The Post-Journal

"Wee" Tommy Leach Stood Tall For Pirates

Only three Pittsburgh Pirates have ever led the national League in home runs. The most recent was Willie Stargell in 1971 and 1973, and before that was Ralph Kiner from 1946-52. But do you know who was the first Pirate to lead the NL in home runs?

And did you know he was a Chautauqua County native?

And here's another interesting fact. None of his home runs in that league-leading season left the park!

The answer is Tommy Leach, who was born on November 4, 1877, in French Creek.

We have four county natives who played in the major leagues and have been inducted into the Chautauqua Sports Hall of Fame. They are Walt Brown, who pitched for the St. Louis Browns; Falconer's Hugh Bedient, who pitched for the Boston Red Sox; Silver Creek native Howard Ehmke, who pitched for Boston, Detroit and the Philadelphia Athletics; and Jamestown's Irv Noren, who played outfield and first base for Washington, the New York Yankees, the Kansas City Athletics, the St. Louis Cardinals, the Chicago Cubs and the Los Angeles Dodgers. For some reason, Leach has been overlooked, but he has never been overlooked by historians of the Pirates.

Leach was 5-foot-6 and never weighed more than 150 pounds in his playing days. That is why he was often called "Wee" Tommy Leach, but he put his small size to good use with his speed.

When he led the National League in home runs with six in 1902, all six were inside-the-parkers. Those half-dozen are also the lowest total ever for a NL home run leader.

Also in 1902, Leach was second in the league with 22 triples. In 1903, Leach hit seven homers, but was beat out by one for the league title.

I was recently struck with how impressive a player Leach was when reading The Pirates Reader. He was a star player for the Pirates, particularly for the 1909 World Series champions. There was a quote from Babe Adams, who many believe was the best Pirate pitcher ever, from My Greatest Day in Baseball, first published in 1945 and edited by John P. Carmicheal. It was reprinted in The Pirates Reader and Adams was talking about his rookie season of 1909 when he was 12-3 with a 1.11 ERA. But he pointed out there was a "big three" on the pitching staff who were better. And he also noted, "It was enough for me that I was on a team with those stars and Honus Wagner, Tommy Leach and George Gibson."

Then when reading through The Pittsburgh Pirates Encyclopedia, Leach's name is right up there with shortstop Honus Wagner as a star of the great Pittsburgh teams of the early 1900's. During that era, newspapers wrote about Pittsburgh's "Big Three," referring to Wagner, outfielder and manager Fred Clarke and Leach.

Authors Dave Finoli and Bill Ranier thought so much of Leach that they rated him 27th on a list of the Pirates' top 100 players in The Pittsburgh Pirates Encyclopedia. That put him in front of some other familiar names such as Dick Groat (29th), Manny Sanguillen (33rd), and Tony Pena (42nd).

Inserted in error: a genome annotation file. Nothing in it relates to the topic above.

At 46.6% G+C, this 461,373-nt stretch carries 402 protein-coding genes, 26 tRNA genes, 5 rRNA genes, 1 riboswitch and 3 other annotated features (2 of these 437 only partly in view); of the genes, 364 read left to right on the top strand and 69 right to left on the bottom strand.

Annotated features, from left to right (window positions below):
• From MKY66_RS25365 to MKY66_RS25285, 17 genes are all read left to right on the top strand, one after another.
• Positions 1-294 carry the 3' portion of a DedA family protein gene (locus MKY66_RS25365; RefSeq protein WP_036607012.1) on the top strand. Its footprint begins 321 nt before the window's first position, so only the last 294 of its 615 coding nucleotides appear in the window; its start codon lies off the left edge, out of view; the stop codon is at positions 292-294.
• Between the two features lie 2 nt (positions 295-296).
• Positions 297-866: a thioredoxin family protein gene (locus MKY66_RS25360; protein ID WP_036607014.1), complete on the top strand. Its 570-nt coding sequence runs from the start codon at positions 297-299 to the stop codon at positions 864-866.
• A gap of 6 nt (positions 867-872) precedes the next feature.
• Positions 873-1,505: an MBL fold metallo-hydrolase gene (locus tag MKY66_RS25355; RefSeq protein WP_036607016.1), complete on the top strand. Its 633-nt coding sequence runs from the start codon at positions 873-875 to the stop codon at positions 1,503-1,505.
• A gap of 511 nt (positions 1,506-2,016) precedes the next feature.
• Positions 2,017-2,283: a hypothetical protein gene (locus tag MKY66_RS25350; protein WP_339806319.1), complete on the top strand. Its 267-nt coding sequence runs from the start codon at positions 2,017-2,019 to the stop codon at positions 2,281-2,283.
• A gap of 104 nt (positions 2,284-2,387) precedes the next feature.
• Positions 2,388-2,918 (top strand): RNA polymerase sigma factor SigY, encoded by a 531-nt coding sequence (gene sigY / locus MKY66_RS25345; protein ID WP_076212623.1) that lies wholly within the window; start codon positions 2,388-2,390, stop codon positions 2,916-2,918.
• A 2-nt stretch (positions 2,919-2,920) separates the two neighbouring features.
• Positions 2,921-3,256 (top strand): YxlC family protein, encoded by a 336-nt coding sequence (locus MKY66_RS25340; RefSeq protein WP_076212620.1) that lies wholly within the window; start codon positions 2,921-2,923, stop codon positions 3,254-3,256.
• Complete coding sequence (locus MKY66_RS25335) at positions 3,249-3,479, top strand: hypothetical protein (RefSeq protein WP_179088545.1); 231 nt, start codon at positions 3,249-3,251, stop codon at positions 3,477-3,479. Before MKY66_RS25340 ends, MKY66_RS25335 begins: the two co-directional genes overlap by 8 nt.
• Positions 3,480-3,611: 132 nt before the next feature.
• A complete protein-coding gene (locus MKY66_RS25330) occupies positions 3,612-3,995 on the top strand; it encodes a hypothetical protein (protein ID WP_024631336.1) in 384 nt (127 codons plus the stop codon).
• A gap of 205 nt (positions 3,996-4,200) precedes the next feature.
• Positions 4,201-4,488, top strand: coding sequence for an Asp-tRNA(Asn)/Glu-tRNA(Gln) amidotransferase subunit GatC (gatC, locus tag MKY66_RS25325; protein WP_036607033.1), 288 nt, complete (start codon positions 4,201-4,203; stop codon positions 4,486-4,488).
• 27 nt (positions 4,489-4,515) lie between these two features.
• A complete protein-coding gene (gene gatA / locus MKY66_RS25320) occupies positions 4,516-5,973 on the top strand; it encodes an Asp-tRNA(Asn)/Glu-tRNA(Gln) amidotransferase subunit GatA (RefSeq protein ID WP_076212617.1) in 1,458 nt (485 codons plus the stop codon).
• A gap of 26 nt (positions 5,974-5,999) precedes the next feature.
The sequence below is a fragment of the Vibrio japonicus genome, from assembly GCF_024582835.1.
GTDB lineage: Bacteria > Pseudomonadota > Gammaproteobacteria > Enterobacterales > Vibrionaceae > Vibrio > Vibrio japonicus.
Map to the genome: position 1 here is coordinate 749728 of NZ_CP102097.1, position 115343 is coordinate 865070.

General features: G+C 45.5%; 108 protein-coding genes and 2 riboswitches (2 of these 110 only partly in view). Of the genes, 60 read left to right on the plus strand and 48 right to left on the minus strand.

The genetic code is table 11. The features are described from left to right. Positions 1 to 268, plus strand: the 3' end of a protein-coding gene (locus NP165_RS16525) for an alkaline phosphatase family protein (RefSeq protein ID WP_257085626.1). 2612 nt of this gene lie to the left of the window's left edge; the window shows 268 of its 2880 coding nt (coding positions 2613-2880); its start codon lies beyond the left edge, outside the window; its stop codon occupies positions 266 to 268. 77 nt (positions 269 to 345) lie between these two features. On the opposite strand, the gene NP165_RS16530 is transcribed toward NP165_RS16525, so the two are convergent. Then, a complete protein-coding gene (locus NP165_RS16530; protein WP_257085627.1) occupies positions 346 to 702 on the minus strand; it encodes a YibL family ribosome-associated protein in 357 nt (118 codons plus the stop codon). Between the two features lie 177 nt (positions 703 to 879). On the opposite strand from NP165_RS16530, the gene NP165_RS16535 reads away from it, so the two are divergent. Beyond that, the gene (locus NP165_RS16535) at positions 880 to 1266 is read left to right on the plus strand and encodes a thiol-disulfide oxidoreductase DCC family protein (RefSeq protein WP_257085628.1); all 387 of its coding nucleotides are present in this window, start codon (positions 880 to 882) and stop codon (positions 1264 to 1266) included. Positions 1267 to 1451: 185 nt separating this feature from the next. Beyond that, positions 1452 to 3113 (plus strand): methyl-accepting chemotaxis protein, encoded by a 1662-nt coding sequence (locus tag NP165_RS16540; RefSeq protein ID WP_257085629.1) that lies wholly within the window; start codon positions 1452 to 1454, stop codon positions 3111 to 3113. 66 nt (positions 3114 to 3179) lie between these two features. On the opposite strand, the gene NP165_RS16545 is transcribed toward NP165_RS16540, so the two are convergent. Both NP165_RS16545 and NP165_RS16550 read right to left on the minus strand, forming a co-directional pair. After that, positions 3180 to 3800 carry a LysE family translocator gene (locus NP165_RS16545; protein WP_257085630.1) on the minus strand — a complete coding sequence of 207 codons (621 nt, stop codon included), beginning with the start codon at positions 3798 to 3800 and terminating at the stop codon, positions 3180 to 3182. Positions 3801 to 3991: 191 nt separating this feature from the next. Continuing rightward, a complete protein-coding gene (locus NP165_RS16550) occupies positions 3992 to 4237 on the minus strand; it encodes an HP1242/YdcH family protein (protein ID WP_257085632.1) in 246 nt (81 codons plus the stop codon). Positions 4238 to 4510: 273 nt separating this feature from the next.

Also, Finoli and Ranier pointed out that baseball historian and author Bill James lists Leach as 20th all-time among third basemen. That list would include hot-corner players such as Ken Boyer, George Brett, Eddie Matthews and Mike Schmidt.

And when looking at the Pirates, only Pie Traynor and Rich Hebner played more games than Leach at third base.

It's interesting that Leach started his pro career for Auburn in the New York State League in 1889. Now Auburn is an opponent for Jamestown in the New York-Penn League.

He eventually reached the major leagues with the Louisville Colonels of the National League in 1898, but when the National League contracted from 12 teams to 8 for the 1900 season, Leach and 12 other players, including Wagner, came to Pittsburgh.

Three seasons later, Leach played in the first-ever World Series against Boston. He also scored the first World Series run when he tripled in the first inning of the opening game and then scored on a single by Wagner.

The Pirates lost that World Series, five games to three. But they made up for it in 1909 when they defeated Detroit, four games to three.

Leach led the NL in runs scored that season with 126 and played centerfield. However, he was switched back to third base after Pittsburgh's regular season third baseman was injured in the first inning of the opening game of the World Series. Leach went on to pick up two hits in Games 3, 5 and 7, won by the Pirates.

Leach was traded to the Cubs in 1912 and played through 1915. Then in 1918, when there was a shortage of players due to World War I, Leach returned to the Pirates at the age of 40. He hit .194 in 30 games.

That was the end of Leach's playing career, but he was a player-manager and then a manager in the minor leagues for a while and later became a scout. But his playing career isn't forgotten when you look at the list of Pirates' all-time leaders. Leach is still ninth in games played (1,548), at bats (5,909), runs (1,007), singles (1,229); sixth in stolen bases (246) and seventh in triples (137).

When he died on September 29, 1969 in Haines City, FL, Leach was the last surviving Pirate from the first World Series in 1903.

It was quite a career for the Chautauqua County native.

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